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    Governor Scott tours Herbert Hoover Dike at Lake Okeechobee

    Gov. Scott tours Herbert Hoover Dike on Lake Okeechobee

    Photo By Mark Rankin | U.S. Army Corps of Engineers, Jacksonville District project manager, Mike McHugh...... read more read more



    Story by Mark Rankin 

    U.S. Army Corps of Engineers, Jacksonville District

    CLEWISTON, Fla. (Oct. 9, 2017) – U.S. Army Corps of Engineers Jacksonville District commander, Col. Jason Kirk welcomed Florida Governor Rick Scott to the Herbert Hoover Dike at Lake Okeechobee today for an update on current water levels and to see the project at the dike.
    At a brief press conference, Scott interacted with local and state officials, groups of middle and high school students, local residents and received the latest updates from Corps project managers and team members.
    During a walking tour below the dike, Jacksonville District Dam Safety Program Manager, Almur Whiting explained the inspection routine to the governor and what Corps’ personnel look for as they conduct inspections of the dike surrounding Lake Okeechobee.
    Whiting told the governor that ideally the lake needs to be between 12.5 feet and 15.5 feet but because of rain, runoff and lack of discharges, the current lake level is 17.16 feet.
    “I explained and showed him our inspection routine on the land side, in the southern reaches and the primary areas of concern,” Whiting said.
    Kirk said the lake is high, but the Corps found no issues with the dike's integrity after completing inspections over the weekend..
    “I have teams that are doing daily inspections on the southern end of the dike and they’re also inspecting the lesser risk northern end of the dike," said Kirk. “We do not assess that through the next couple of weeks with the rain fall that we currently predict, that we will see any major signs of distress.”
    Kirk said heavy rains have caused water levels in the conservation areas to hit their highest stages on record for this time of year and reassured stakeholders the Corps is working closely with our federal, state, and tribal interests to maximize our operational flexibility.
    The lake is the highest the lake has been in 13 years, since multiple hurricanes struck Florida in 2004.
    The Corps discontinued discharges into the St. Lucie Estuary because of rising tides last week, but has since resumed releases to the east..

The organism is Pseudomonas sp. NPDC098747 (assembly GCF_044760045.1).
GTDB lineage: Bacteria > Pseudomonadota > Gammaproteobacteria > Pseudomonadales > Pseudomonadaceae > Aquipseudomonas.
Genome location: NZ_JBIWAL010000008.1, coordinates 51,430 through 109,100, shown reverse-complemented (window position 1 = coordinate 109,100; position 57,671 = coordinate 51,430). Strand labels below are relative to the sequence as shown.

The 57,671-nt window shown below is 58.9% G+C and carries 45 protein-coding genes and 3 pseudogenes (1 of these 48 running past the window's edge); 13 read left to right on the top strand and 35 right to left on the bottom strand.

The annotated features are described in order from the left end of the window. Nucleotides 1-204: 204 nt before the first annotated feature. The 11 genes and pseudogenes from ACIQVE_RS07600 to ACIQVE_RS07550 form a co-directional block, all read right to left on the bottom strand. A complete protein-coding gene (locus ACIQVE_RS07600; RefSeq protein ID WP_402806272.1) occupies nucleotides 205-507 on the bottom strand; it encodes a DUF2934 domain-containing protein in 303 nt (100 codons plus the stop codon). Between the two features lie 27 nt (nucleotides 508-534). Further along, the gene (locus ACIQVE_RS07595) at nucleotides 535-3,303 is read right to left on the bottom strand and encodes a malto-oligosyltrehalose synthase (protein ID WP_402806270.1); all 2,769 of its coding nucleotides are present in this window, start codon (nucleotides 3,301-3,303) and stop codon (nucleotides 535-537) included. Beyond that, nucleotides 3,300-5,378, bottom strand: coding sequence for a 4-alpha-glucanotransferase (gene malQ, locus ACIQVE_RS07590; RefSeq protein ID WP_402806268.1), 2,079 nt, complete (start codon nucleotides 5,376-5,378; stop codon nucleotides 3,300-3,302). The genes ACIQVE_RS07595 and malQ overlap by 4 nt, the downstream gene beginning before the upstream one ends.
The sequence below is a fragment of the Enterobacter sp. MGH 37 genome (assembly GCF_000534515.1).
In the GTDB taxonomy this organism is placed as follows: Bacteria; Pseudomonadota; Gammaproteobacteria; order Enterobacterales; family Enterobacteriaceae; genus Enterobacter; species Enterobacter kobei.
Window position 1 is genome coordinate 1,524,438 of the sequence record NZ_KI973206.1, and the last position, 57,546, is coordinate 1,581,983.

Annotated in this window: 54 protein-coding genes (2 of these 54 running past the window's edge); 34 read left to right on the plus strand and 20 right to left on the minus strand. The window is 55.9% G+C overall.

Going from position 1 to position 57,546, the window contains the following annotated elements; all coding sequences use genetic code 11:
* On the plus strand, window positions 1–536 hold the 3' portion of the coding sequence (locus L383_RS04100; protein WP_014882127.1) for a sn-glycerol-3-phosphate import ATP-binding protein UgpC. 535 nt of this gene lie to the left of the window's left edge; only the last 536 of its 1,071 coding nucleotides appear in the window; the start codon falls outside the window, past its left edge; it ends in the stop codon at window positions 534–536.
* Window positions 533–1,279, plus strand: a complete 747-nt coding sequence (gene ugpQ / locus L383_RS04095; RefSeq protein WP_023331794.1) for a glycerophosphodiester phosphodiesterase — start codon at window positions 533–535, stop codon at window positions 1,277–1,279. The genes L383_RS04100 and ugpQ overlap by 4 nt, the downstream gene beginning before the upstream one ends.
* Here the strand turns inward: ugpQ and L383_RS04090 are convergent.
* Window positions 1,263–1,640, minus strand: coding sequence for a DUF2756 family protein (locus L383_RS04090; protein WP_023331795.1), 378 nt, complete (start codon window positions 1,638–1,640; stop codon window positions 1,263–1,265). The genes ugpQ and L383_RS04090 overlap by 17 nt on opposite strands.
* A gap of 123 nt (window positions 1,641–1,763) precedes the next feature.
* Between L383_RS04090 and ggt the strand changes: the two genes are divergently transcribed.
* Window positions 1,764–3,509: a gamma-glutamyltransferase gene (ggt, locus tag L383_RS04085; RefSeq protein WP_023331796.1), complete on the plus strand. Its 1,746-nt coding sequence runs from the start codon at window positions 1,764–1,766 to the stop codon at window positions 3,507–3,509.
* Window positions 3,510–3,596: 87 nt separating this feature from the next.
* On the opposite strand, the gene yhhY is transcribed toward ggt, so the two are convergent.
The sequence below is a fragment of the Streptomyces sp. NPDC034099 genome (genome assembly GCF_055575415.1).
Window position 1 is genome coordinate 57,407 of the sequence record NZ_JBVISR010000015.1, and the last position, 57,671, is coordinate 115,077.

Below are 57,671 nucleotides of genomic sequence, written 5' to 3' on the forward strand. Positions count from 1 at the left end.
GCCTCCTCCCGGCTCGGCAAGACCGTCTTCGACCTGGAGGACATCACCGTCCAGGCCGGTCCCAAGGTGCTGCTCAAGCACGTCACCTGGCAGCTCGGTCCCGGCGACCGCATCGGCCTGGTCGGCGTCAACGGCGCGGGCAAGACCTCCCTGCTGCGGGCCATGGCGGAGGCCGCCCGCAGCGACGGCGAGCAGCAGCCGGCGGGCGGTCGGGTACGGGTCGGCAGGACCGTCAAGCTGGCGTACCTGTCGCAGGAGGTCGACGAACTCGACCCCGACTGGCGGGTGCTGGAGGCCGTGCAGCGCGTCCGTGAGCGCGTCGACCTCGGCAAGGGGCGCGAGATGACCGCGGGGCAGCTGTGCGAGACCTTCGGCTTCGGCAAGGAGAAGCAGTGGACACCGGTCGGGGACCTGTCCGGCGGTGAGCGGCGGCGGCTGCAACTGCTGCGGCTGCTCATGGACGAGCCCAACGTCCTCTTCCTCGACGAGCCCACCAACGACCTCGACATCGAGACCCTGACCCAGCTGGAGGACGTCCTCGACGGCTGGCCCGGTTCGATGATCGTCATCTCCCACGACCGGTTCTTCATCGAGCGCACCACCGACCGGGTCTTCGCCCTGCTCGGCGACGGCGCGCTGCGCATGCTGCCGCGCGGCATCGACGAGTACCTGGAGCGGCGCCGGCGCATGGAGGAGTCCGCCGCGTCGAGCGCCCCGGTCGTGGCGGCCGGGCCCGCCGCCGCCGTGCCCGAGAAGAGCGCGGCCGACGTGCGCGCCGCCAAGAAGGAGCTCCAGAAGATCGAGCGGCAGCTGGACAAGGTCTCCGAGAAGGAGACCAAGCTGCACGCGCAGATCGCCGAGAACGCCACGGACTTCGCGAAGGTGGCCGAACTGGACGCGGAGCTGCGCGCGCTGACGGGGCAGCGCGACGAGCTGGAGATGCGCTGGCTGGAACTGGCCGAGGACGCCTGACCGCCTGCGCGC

Scott said he is relying on funding from the President and is proud of the great working relationship he has with the U.S. Army Corps of Engineers.
    The Corps has dispensed more than $870 million into the dike repair project so far, about half of what it will cost to fix. The total price tag is approximately $1.7 billion.
    Scott said he convinced the state legislature to contribute $50 million to the project from this year's budget.

    “We are in constant contact with our friends at the Corps,” said Scott. If the corps finds a problem, then we’ll make a decision at that point."
    After the press conference, Kirk took Scott to the ongoing C-2 construction site, where Hebert Hoover Dike Resident Engineer Saxby Anderson and Construction Representative Mike McHugh explained status of work and answered questions.
    “The water management challenges in south Florida are important to all of us,” said Kirk. “Our team of USACE professionals fully understand the importance of moving forward with these projects and we will continue to work with stakeholders to find solutions that balance competing water management interests and provide long-term solutions to getting the water right in south Florida.”
    For more news and information visit the district’s website at www.saj.usace.army.mil, on Facebook at https://www.facebook.com/JacksonvilleDistrict/ and on Twitter at https://twitter.com/JaxStrong.)



    Date Taken: 10.09.2017
    Date Posted: 10.10.2017 16:15
    Story ID: 251073
    Location: CLEWISTON, FL, US 

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